We’re hosting a series of Field Experts, a few rock stars in their chosen STEM fields, to take us along as they study the world.

by Ella Al-Shamahi 

Caves are the original prime real estate. People lived in them, they rested in them, they cooked in them. Shamans (and juvenile delinquents) created art in them, and why not? Caves offer protection from the elements, they are cool inside and can provide shelter from the heat. They can also be higher up on the landscape providing a vantage point for miles around, so you might be able to see where the water is, where food might be, where your clan are and whether your enemies are nearby.



Even today, some people in the world still live in caves. (In fact, many archaeologists working on cave excavations have wished that they lived in the cave and not the non-air-conditioned dorms at the base of the mountain!) Like real estate, caves come in all shapes and sizes. Some caves only have one “room” technically called a chamber while others are so large that exploring them takes days and loads of technical equipment. The largest cave in the world was discovered in Vietnam and is called Hang Son Doong. It is so large, it contains a rainforest.



Caves are fascinating to archaeologists because they functioned as dwellings, living areas and burial areas. Within a cave you might find a hearth and kitchen waste (cooked bones of animals), stone tools and cave art. You might find intentional burials or even cemeteries. You might also find unintentional burials and the bodies of people who died from rock fall or died outside the cave after which water or animals brought their bodies into the cave.

Cave excavations are notoriously more complicated than open-air excavations partly because of access issues and the instability and dangers within some caves. Having said that, in some locations they are your best bet for finding ancient human fossils due to how they were used and due to the cooler conditions within them being better for preserving human fossils.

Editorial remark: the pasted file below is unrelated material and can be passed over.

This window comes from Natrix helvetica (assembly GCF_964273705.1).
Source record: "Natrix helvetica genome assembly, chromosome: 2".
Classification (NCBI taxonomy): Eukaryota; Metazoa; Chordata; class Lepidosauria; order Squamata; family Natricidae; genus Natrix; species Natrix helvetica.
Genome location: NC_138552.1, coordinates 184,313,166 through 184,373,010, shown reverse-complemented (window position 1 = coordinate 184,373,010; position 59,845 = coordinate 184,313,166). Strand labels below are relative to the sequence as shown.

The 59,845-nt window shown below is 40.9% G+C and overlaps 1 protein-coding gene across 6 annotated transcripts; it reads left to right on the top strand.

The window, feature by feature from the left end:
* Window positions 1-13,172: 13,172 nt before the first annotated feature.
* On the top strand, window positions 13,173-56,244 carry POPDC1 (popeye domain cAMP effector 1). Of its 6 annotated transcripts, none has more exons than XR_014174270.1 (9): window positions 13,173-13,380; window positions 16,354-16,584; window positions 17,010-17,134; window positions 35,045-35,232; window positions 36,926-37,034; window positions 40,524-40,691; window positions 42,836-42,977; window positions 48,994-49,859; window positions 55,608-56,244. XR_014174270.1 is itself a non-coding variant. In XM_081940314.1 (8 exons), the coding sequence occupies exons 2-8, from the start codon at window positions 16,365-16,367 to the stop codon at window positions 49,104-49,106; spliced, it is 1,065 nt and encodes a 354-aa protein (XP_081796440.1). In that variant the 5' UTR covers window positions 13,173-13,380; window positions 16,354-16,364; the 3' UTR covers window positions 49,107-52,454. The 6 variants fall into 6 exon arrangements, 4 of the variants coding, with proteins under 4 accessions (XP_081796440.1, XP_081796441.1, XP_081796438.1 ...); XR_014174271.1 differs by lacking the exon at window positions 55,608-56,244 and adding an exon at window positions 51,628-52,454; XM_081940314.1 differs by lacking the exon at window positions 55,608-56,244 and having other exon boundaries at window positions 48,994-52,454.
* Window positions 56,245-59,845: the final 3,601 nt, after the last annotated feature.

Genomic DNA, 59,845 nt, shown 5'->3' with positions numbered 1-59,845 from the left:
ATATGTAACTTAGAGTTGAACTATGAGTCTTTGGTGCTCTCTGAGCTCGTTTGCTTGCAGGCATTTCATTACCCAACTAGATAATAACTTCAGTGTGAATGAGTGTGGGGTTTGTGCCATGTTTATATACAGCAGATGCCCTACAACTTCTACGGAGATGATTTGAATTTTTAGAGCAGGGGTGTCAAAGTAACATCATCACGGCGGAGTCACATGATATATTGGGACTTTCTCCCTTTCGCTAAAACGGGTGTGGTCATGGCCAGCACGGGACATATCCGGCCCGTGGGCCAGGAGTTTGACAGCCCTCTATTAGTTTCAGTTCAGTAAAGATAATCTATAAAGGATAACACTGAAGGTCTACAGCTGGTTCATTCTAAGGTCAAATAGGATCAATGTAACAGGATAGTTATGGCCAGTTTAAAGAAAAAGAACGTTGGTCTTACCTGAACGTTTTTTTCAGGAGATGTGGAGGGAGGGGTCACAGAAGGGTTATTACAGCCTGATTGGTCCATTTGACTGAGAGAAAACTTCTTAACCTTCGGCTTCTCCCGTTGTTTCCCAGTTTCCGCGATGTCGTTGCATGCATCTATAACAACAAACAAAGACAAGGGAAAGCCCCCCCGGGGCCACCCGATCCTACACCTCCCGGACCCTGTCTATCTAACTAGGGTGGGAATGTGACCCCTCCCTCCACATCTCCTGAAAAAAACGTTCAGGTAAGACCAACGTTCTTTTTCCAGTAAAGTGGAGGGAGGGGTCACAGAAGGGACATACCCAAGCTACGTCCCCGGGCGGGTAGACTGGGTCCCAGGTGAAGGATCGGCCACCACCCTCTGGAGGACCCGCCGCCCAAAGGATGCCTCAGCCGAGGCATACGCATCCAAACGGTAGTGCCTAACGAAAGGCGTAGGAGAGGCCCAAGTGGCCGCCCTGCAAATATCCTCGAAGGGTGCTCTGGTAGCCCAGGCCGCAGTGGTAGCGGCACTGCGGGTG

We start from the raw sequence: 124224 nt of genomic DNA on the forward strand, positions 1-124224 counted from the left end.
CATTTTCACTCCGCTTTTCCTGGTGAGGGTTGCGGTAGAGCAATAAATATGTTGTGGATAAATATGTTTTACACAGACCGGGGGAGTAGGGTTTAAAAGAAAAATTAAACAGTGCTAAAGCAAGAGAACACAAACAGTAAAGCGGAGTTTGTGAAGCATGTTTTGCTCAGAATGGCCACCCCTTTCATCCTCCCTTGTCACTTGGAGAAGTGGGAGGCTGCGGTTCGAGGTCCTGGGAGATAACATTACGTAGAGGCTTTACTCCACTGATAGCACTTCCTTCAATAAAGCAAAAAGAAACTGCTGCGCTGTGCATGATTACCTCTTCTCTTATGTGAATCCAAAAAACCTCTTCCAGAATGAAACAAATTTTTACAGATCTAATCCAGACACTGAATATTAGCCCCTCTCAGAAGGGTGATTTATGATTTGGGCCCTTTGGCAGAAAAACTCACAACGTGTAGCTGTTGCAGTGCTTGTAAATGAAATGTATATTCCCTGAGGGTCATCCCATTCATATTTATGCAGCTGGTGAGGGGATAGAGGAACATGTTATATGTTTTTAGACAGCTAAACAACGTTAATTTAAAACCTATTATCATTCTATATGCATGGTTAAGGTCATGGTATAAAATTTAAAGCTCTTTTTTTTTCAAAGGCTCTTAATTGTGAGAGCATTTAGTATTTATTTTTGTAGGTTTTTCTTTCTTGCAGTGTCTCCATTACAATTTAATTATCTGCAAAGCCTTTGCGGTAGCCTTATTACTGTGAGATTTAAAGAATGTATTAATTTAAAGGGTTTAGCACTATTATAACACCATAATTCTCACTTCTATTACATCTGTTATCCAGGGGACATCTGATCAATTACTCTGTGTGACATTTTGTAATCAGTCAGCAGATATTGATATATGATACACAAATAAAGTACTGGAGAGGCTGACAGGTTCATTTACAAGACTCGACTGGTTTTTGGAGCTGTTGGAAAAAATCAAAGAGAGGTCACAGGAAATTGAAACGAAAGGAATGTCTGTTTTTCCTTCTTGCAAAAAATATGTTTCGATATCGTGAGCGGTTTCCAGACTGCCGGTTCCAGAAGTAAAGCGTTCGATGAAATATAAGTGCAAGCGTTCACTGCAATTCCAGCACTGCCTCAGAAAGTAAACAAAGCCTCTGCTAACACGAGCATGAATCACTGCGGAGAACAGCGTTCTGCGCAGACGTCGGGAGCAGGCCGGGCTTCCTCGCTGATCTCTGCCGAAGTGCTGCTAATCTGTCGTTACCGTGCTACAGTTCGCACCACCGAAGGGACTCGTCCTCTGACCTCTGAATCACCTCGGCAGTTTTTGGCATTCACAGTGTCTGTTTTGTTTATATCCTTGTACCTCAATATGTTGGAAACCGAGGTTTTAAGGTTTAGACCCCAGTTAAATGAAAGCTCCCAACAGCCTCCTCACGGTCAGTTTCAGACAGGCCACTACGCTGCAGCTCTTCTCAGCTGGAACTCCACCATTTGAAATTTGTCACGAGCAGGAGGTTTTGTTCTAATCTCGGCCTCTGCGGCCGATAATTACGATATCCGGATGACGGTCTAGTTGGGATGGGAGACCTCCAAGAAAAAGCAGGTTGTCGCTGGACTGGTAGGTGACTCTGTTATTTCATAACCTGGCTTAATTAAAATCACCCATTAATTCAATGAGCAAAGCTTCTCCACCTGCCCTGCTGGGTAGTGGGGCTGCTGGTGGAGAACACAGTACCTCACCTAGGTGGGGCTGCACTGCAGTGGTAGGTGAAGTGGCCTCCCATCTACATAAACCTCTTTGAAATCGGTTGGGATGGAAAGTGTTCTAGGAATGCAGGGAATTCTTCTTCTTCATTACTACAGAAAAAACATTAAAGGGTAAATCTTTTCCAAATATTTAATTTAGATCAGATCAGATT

In my opinion, most caves on our planet are not known to scientists. This means that these incredible structures are rife for discovery; however, finding them is hard work. Some work can be done remotely using satellites, aerial images and even computer programs but most of the work and verification needs to be done on the ground by walking the landscape and speaking to people that live in the area. This can be hard work but there are lots of tricks like speaking to shepherds as they are known to use caves for their animals. Once you find a cave entrance (called a cave mouth), surveying the cave can be gruelling work and even take years if the cave is large and complicated or dangerous to maneuver in. Many caves require hard hats as they may experience rock fall and, as with all caves, care should be taken to respect the local wildlife living within them. Occasionally, this might even include exciting creatures like bats. 

Ella Al-Shamahi is a palaeoanthropologist and evolutionary biologist specializing in Neanderthals, caves and expeditions in hostile, disputed and unstable territories. She sometimes calls herself an "adventure-scientist" but, to her, it's less about the adventure of working in places like Yemen, Iraq, the Nagorno-Karabakh and northern Cyprus. She believes in using expeditions to shed light on some of the most misunderstood and disadvantaged people and places on earth. She has degrees in Genetics, Taxonomy and Biodiversity and is undertaking her PhD in Palaeoanthropology. 

Al-Shamahi is a TV presenter (BBC, PBS, National Geographic and Channel 4) and stand-up comic, partly because she realized that it was an incredible way to communicate science. She performs stand-up and nerdy-science stand-up in the UK and internationally. She was named a 2015 National Geographic Emerging Explorer.

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